Grave of Musa Ler Armenians saviour Vice-Admiral Louis Dartige du Fournet found in France

Grave of Musa Ler Armenians saviour Vice-Admiral Louis Dartige du Fournet found in France

PanARMENIAN.Net - In early May, St. Chamassy honoured the memory of Vice-Admiral Louis Dartige du Fournet, the saviour of the Armenians of Musa Ler in September 1915 while commanding the Allied Fleet in the Mediterranean. Bernard Musset, a naval officer, chaired the ceremony at the invitation of Claude Fauret, Mayor of the town.

In the small cemetery of the village, overlooking the valley where the admiral once lived, the Armenian delegation and those who conducted the research to find the grave of the Admiral, gathered for the event along with officials of the community, naval officers, young singers and musicians of the Naregatsi orchestra and the public.

Forced again to flee their land in 1939, the Armenians of Musa Ler settled in Anjar, a village in Lebanon. There they created a museum which houses all that relates to their past history; a white sheet with the red cross, carefully folded, a symbol so dear to the hearts of all Mousalertsi people. This same flag was carved in white marble for this event, by Lebanese-Armenian sculptor Boghos Agassi, a descendant of the survivors.

A delegation of Armenians from France, Armenia, Lebanon and the United States along with elected officials of St. Chamassy in France, unveiled the symbolic plaque on the tomb of Vice-Admiral Louis du Fournet.

Three days before the ceremony, the sculpture was blessed and embraced by the solemn Mass celebrated in memory of the Admiral in Anjar, Lebanon. It is now affixed on his grave, reported.

Musa Ler (Musa Dagh) was the site of resistance by the Armenians during the Armenian Genocide. The denizens of that region were violently expelled from their six villages (Kabusia (Kaboussieh), Yoghunoluk, Bitias, Vakef, Kheter Bey (Khodr Bey), Haji Habibli) by the Ottomans in 1915. As Ottoman Turkish forces converged upon the town, the populace aware of the impending danger fell back upon Musa Ler and repeatedly thwarted assaults for fifty-three days. Allied warships, most notably French, in the Mediterranean responded to distress signals and rescued the remaining survivors just as ammunition and food provisions were being exhausted. The warships then transported them to Port Said, Egypt. These historical events later inspired Franz Werfel to write The Forty Days of Musa Dagh novel in 1933.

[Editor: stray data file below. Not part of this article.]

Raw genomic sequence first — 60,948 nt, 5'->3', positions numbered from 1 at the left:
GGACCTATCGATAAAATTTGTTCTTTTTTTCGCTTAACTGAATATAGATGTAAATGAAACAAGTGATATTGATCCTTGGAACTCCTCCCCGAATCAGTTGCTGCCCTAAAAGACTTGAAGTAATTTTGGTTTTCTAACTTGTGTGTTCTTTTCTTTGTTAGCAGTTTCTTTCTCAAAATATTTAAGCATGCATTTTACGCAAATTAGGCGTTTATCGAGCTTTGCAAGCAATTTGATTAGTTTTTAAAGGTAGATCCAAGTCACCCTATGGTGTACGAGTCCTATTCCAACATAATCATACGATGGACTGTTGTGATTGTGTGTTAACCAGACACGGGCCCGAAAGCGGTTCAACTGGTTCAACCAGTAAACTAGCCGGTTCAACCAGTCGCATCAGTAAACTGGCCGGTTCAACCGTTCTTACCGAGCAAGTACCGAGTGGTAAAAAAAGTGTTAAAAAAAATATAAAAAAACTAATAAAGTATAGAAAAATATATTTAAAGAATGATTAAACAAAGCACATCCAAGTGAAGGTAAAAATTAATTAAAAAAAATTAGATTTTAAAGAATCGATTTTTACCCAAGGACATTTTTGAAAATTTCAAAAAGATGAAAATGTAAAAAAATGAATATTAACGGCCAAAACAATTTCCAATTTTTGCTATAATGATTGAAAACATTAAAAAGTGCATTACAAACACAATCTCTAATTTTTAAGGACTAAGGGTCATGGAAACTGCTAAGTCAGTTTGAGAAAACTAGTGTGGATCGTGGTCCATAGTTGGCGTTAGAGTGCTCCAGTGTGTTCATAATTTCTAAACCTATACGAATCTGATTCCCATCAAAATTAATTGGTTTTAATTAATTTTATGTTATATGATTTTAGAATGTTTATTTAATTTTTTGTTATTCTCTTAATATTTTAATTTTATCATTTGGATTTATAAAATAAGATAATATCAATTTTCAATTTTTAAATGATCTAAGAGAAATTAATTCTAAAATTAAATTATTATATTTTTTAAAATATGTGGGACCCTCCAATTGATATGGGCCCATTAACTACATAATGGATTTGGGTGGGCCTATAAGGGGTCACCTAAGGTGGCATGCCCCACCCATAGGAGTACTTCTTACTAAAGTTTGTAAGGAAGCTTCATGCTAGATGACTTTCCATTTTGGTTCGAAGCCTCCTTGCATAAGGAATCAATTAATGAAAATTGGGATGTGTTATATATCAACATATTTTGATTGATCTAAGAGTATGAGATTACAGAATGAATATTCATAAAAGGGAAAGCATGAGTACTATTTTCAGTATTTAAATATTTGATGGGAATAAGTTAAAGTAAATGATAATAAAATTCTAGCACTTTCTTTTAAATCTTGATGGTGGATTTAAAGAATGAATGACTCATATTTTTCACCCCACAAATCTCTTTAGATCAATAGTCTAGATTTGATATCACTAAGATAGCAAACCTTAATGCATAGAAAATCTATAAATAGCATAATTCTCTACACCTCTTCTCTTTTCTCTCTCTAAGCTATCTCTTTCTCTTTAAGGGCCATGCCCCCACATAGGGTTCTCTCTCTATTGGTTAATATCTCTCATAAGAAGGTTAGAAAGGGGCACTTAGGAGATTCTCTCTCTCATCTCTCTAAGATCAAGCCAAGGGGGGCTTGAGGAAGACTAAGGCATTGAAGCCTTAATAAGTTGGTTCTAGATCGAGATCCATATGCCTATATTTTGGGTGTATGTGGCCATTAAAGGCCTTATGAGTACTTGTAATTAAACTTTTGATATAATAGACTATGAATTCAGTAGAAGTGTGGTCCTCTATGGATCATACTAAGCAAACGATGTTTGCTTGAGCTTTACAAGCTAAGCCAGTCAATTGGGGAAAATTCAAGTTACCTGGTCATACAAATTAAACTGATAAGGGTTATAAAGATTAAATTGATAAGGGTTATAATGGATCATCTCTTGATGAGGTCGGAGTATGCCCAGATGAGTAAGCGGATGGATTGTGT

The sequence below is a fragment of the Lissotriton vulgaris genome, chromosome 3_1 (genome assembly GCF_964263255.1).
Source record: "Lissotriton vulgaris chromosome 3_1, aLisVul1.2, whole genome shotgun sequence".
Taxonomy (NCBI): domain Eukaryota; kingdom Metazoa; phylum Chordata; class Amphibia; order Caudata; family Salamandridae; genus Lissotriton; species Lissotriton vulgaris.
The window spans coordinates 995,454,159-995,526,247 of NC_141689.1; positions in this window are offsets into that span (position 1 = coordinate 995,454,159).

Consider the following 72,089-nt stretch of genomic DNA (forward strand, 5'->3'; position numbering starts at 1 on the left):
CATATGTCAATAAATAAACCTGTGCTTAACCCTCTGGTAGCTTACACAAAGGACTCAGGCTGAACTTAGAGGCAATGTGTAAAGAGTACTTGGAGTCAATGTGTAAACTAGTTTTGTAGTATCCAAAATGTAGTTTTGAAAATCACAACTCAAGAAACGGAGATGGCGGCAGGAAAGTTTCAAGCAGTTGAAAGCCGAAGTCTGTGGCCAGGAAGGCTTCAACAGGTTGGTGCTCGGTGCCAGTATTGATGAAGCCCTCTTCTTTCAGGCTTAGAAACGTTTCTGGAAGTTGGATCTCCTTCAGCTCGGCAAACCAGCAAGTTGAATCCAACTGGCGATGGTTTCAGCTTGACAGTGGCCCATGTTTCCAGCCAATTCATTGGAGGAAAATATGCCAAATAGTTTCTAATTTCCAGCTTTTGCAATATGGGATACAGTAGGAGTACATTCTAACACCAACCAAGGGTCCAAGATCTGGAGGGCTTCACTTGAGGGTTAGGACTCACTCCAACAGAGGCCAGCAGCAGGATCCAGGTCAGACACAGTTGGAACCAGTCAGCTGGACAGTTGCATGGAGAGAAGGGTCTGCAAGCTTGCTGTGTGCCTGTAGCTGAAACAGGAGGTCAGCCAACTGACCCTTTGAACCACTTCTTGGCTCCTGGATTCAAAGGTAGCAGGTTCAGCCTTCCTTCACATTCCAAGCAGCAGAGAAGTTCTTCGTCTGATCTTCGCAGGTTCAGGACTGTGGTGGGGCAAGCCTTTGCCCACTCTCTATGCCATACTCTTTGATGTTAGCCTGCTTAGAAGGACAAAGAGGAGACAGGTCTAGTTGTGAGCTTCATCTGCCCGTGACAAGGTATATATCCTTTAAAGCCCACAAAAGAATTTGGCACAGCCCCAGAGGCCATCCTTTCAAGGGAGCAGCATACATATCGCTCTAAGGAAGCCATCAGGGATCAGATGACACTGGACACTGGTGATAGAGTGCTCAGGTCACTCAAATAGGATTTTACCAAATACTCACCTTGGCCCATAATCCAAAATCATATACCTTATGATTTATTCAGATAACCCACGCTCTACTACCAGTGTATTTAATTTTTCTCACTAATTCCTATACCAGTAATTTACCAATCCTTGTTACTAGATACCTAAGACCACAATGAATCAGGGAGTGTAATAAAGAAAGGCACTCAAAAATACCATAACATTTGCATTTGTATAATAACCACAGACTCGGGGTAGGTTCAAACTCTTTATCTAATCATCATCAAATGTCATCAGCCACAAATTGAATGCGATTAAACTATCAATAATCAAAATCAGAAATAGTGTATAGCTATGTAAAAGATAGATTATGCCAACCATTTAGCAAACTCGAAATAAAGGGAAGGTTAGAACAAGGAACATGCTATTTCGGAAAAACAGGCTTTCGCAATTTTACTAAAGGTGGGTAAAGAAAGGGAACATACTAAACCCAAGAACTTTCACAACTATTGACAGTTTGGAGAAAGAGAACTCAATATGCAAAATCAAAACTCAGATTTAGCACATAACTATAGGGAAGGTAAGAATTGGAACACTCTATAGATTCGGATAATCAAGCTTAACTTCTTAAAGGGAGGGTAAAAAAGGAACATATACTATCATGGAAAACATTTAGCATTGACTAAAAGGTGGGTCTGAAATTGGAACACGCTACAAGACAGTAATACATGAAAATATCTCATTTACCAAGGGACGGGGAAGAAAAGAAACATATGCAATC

The Armenian Genocide

The Armenian Genocide (1915-23) was the deliberate and systematic destruction of the Armenian population of the Ottoman Empire during and just after World War I. It was characterized by massacres and deportations, involving forced marches under conditions designed to lead to the death of the deportees, with the total number of deaths reaching 1.5 million.

The majority of Armenian Diaspora communities were formed by the Genocide survivors.

Present-day Turkey denies the fact of the Armenian Genocide, justifying the atrocities as “deportation to secure Armenians”. Only a few Turkish intellectuals, including Nobel Prize winner Orhan Pamuk and scholar Taner Akcam, speak openly about the necessity to recognize this crime against humanity.

The Armenian Genocide was recognized by Uruguay, Russia, France, Lithuania, Italy, 45 U.S. states, Greece, Cyprus, Lebanon, Argentina, Belgium, Austria, Wales, Switzerland, Canada, Poland, Venezuela, Chile, Bolivia, the Vatican, Luxembourg, Brazil, Germany, the Netherlands, Paraguay, Sweden, Venezuela, Slovakia, Syria, Vatican, as well as the European Parliament and the World Council of Churches.

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